Class 12 Chemistry Aldehydes, Ketones and Carboxylic Acids – Get here the Notes for Class 12 Aldehydes, Ketones and Carboxylic Acids. Candidates who are ambitious to qualify the Class 12 with good score can check this article for Notes. This is possible only when you have the best CBSE Class 12 Chemistry Notes, study material, and a smart preparation plan. CBSE 2019 Class 12th Exam is approaching and candidates will have to make the best use of the time available towards the last stage of your CBSE Class 12th Chemistry Preparation. To help you with that, below we have provided the Notes of 12 Chemistry for topic Aldehydes, Ketones and Carboxylic Acids.
- Class: 12th
- Subject: Chemistry
- Topic: Aldehydes, Ketones and Carboxylic Acids
- Resource: Notes
CBSE Notes Class 12 Chemistry Aldehydes, Ketones and Carboxylic Acids
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In aldehydes, the carbonyl group ( )C=O) is bonded to carbon and hydrogen, while in the ketones, it is bonded to two carbon atoms
Nature of Carbonyl Group
The carbon and oxygen of the carbonyl group are Sp2 hybridised and the carbonyl double bond contains one o-bond and one π-bond.
The electronegativity of oxygen is much higher than that of the carbon, so there electron cloud is shifted towards the oxygen. Therefore, C-O bond is polar in nature.
(i) Nomenclature of aldehydes In IUPAC system, the suffix “e” of alkane is replaced by the suffIX “al”. e.g.,
(ii) Nomenclature of ketones In IUPAC system, the suffix “e” of alkane is replaced by “one”. e.g.,
Preparation of Aldehydes and Ketones
(i) By oxidation of alcohols Aldehydes and ketones are generally prepared by oxidation of primary and secondary alcohols, respectively.
(ii) By dehydrogenation of alcohols In this method, alcohol vapours are passed over heavy metal catalysts (Ag or Cu). Primary and secondary alcohols give aldehydes and ketones.
(iii) By ozonolysis of alkenes
(iv) By hydration of alkynes Acetylene on hydration gives acetaldehyde and other alkynes on hydration give ketones.
Preparation of Aldehydes
Preparation of Ketones
Physical Properties of Aldehydes and Ketones
1. Methanal (HCHO) is a gas at room temperature. and its 40% aqueous solution is known as formalin. It is a reducing agent in silvering of mirrors and decolourising vat dyes.
2. Ethanal (CH3CHO) is a volatile liquid. Other aldehydes and ketones are liquid or solid at room temperature.
3. The boiling point of aldehydes and ketones are higher than hydrocarbons and ethers of comparable molecular mass due to high magnitude of dipole-dipole interactions.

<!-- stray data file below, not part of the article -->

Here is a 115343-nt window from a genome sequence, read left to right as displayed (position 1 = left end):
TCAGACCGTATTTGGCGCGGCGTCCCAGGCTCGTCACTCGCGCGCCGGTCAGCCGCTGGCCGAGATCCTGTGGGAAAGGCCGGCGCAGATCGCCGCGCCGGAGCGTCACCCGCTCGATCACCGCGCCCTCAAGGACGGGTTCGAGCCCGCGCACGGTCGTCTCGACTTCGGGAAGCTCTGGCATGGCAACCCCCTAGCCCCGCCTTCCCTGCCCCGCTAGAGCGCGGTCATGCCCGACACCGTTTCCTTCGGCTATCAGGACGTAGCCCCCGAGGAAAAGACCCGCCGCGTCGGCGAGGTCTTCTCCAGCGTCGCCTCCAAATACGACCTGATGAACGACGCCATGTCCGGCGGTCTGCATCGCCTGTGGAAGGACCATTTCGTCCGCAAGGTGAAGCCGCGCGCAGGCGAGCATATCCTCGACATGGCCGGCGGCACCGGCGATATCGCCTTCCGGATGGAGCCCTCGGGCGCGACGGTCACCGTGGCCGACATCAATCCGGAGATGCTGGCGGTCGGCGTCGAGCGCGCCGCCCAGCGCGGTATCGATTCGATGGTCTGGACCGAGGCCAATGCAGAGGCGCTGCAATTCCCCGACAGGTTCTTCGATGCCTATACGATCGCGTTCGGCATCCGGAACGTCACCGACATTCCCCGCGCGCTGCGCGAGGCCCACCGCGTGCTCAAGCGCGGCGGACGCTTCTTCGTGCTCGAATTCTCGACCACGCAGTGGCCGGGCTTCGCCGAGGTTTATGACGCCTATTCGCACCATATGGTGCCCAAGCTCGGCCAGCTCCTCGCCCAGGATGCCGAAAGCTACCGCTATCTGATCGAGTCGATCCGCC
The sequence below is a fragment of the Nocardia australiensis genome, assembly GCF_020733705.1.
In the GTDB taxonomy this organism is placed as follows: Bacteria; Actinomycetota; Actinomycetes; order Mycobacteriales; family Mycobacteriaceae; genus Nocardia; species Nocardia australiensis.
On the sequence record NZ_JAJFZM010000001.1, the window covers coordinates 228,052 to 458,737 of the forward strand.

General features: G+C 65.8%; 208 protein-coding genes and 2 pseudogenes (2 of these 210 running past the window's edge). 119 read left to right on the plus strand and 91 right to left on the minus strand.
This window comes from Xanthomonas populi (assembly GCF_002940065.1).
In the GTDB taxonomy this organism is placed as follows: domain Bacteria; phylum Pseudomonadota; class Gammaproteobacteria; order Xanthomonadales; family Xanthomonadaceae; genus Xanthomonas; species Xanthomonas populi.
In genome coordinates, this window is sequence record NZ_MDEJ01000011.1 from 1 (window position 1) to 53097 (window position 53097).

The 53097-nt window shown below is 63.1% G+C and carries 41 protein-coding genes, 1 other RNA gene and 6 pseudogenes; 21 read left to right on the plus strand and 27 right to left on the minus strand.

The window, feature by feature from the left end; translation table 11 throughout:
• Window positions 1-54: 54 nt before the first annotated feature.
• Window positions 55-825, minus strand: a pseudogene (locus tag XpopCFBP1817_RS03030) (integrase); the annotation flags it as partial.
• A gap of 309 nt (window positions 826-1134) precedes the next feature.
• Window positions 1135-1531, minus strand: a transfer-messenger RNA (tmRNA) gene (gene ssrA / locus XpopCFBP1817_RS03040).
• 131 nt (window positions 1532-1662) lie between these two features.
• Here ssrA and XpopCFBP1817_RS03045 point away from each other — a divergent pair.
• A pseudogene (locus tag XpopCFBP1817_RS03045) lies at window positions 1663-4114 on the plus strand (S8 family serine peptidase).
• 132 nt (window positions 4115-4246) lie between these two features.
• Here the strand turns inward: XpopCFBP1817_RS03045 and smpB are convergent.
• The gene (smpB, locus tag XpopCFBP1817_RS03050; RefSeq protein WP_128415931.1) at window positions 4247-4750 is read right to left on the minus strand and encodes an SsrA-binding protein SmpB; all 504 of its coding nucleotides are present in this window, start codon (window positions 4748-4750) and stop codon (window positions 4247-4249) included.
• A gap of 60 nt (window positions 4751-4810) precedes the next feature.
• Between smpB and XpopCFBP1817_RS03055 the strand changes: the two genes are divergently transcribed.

4. Aldehydes and ketones have lower boiling point than those of alcohols of similar molecular masses due to absence of intermolecular hydrogen bonding.
5. The lower members of aldehydes and ketones are miscible with water due to the formation of hydrogen bond with water. However, the solubility decreases with increase in length of alkyl chain.
6. Acetophenone is a hypnotic (sleep producing drug) so used as a medicine under the name hypnone.
Chemical Reactions of Aldehydes and Ketones
(ii) Addition of ammonia and its derivatives Reaction with ammonia
Some N-substituted Derivatives of Aldehydes and Ketones
(iii) Reduction Aldehydes and ketones are reduced to primary and secondary alcohols respectively by sodium borohydride (NaBH4) or lithium aluminium hydride [LiAlH4].
(iv) Oxidation Aldehydes get easily oxidised to carboxylic acids by HNO3, KMnO4, K2Cr2O7, etc., or even by mild oxidising agent.
During oxidation of unsymmetrical ketones the point of cleavage is such that keto group stays preferentially with the smaller alkyl group popoff’s rule).
[Fehling solution is a mixture of Fehling solution A and Fehling solution B in 1: 1 ratio. Fehling solution A is aqueous copper sulphate and Fehling solution B is alkaline sodium potassium tartrate which is also called, Rochelle salt.]
(c) Benedict solution With it, aldehydes (except benzaldehyde) also give red ppt. of CU2O.
(d) Schiff’s reagent It is an aqueous solution of magenta or pink coloured rosaniline hydrochloride which has been decolourised by passing SO2, Aldehydes give pink colour with this reagent but ketones do not.
Haloform reaction Aldehydes and ketones having at east one methyl group [3-α hydrogen] linked to the carbonyl carbon atom (methyl ketones) are oxidised by sodium hypohalite to sodium salts of corresponding carboxylic acids having one carbon atom less than that of carbonyl compound. The methyl group is converted to haloform.
Iodoform reaction with sodium hypoiodite is also used for the detection of CH3 – group or CH3CH(OH)- group by producing yellow solid CHI3.
(v) Aldol condensation
Its further condensation gives phorone,
This reaction is exhibited by those aldehydes and ketones which have at least one a-hydrogen.
(vi) Cross aldol condensation Base catalysed crossed aldol condensation between an aromatic aldehyde and an aliphatic aldehyde or ketone is called Claisen-Schmidt condensation or Claisen reaction.
The above reaction is called Benzoin condensation, not the cross aldol condensation.
(vii) Cannizzaro reaction Aldehydes which do not have any α – hydrogen atom, undergo self oxidation and reduction (disproportionation) reaction on treatment with concentrated alkali.
(viii) Electrophilic substitution reaction Aromatic aldehydes and ketones undergo electrophilic substitution. Carbonyl group shows + R effect, therefore acts as a deactivating and meta directing group.
(ix) Baeyer- ViLLiger oxidation With Caro’s acid (H2SO5) or per benzoic acid (C6H5CO3H) or peracetic acid (CH3CO3H) aliphatic ketones give ester.
(xi) Knoevenagel reaction It involves condensation between active methylene group and ,carbonyl groups in the presence of base.
Depending upon the number of -COOH groups, they are classified as
(i) monocarboxylic acids; containing one -COOH group
(ii) dicarboxylic acids: containing two -COOH groups.